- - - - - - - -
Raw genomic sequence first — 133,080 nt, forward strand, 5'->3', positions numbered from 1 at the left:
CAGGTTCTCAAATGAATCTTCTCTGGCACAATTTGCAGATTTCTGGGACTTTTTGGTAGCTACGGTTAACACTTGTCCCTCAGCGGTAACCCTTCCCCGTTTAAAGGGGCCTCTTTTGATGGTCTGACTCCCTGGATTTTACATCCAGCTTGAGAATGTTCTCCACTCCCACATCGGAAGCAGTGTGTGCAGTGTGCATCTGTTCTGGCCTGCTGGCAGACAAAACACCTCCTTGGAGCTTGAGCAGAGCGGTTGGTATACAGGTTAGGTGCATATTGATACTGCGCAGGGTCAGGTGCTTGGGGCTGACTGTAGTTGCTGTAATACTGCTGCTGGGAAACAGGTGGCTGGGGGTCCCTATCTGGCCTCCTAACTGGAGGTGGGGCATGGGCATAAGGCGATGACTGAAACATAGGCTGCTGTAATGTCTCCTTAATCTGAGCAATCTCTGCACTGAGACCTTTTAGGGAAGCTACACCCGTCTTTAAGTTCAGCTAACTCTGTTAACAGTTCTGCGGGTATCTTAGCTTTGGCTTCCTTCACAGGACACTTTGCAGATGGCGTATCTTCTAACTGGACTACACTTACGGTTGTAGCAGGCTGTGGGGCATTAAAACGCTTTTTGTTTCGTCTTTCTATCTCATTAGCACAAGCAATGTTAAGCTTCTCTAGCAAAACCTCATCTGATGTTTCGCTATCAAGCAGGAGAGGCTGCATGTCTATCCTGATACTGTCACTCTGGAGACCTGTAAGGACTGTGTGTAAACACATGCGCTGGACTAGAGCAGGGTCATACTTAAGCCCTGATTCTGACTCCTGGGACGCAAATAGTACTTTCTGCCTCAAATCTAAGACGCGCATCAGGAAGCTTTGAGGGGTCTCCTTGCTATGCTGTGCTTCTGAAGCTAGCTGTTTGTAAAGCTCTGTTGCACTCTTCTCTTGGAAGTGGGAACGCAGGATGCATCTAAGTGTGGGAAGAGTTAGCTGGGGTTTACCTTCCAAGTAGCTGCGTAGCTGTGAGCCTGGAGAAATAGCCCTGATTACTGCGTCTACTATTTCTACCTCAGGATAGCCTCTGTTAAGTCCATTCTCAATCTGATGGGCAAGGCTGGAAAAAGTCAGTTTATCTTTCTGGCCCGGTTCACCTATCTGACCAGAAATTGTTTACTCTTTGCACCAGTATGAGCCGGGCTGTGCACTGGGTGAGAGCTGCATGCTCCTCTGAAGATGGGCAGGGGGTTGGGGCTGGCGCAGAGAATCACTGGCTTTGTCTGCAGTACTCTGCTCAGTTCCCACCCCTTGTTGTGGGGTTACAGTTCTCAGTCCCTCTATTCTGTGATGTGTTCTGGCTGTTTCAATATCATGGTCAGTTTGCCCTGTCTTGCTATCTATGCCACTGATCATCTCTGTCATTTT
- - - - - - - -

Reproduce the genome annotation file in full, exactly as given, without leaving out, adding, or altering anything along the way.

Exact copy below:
Raw genomic sequence first — 133,080 nt, forward strand, 5'->3', positions numbered from 1 at the left:
CAGGTTCTCAAATGAATCTTCTCTGGCACAATTTGCAGATTTCTGGGACTTTTTGGTAGCTACGGTTAACACTTGTCCCTCAGCGGTAACCCTTCCCCGTTTAAAGGGGCCTCTTTTGATGGTCTGACTCCCTGGATTTTACATCCAGCTTGAGAATGTTCTCCACTCCCACATCGGAAGCAGTGTGTGCAGTGTGCATCTGTTCTGGCCTGCTGGCAGACAAAACACCTCCTTGGAGCTTGAGCAGAGCGGTTGGTATACAGGTTAGGTGCATATTGATACTGCGCAGGGTCAGGTGCTTGGGGCTGACTGTAGTTGCTGTAATACTGCTGCTGGGAAACAGGTGGCTGGGGGTCCCTATCTGGCCTCCTAACTGGAGGTGGGGCATGGGCATAAGGCGATGACTGAAACATAGGCTGCTGTAATGTCTCCTTAATCTGAGCAATCTCTGCACTGAGACCTTTTAGGGAAGCTACACCCGTCTTTAAGTTCAGCTAACTCTGTTAACAGTTCTGCGGGTATCTTAGCTTTGGCTTCCTTCACAGGACACTTTGCAGATGGCGTATCTTCTAACTGGACTACACTTACGGTTGTAGCAGGCTGTGGGGCATTAAAACGCTTTTTGTTTCGTCTTTCTATCTCATTAGCACAAGCAATGTTAAGCTTCTCTAGCAAAACCTCATCTGATGTTTCGCTATCAAGCAGGAGAGGCTGCATGTCTATCCTGATACTGTCACTCTGGAGACCTGTAAGGACTGTGTGTAAACACATGCGCTGGACTAGAGCAGGGTCATACTTAAGCCCTGATTCTGACTCCTGGGACGCAAATAGTACTTTCTGCCTCAAATCTAAGACGCGCATCAGGAAGCTTTGAGGGGTCTCCTTGCTATGCTGTGCTTCTGAAGCTAGCTGTTTGTAAAGCTCTGTTGCACTCTTCTCTTGGAAGTGGGAACGCAGGATGCATCTAAGTGTGGGAAGAGTTAGCTGGGGTTTACCTTCCAAGTAGCTGCGTAGCTGTGAGCCTGGAGAAATAGCCCTGATTACTGCGTCTACTATTTCTACCTCAGGATAGCCTCTGTTAAGTCCATTCTCAATCTGATGGGCAAGGCTGGAAAAAGTCAGTTTATCTTTCTGGCCCGGTTCACCTATCTGACCAGAAATTGTTTACTCTTTGCACCAGTATGAGCCGGGCTGTGCACTGGGTGAGAGCTGCATGCTCCTCTGAAGATGGGCAGGGGGTTGGGGCTGGCGCAGAGAATCACTGGCTTTGTCTGCAGTACTCTGCTCAGTTCCCACCCCTTGTTGTGGGGTTACAGTTCTCAGTCCCTCTATTCTGTGATGTGTTCTGGCTGTTTCAATATCATGGTCAGTTTGCCCTGTCTTGCTATCTATGCCACTGATCATCTCTGTCATTTT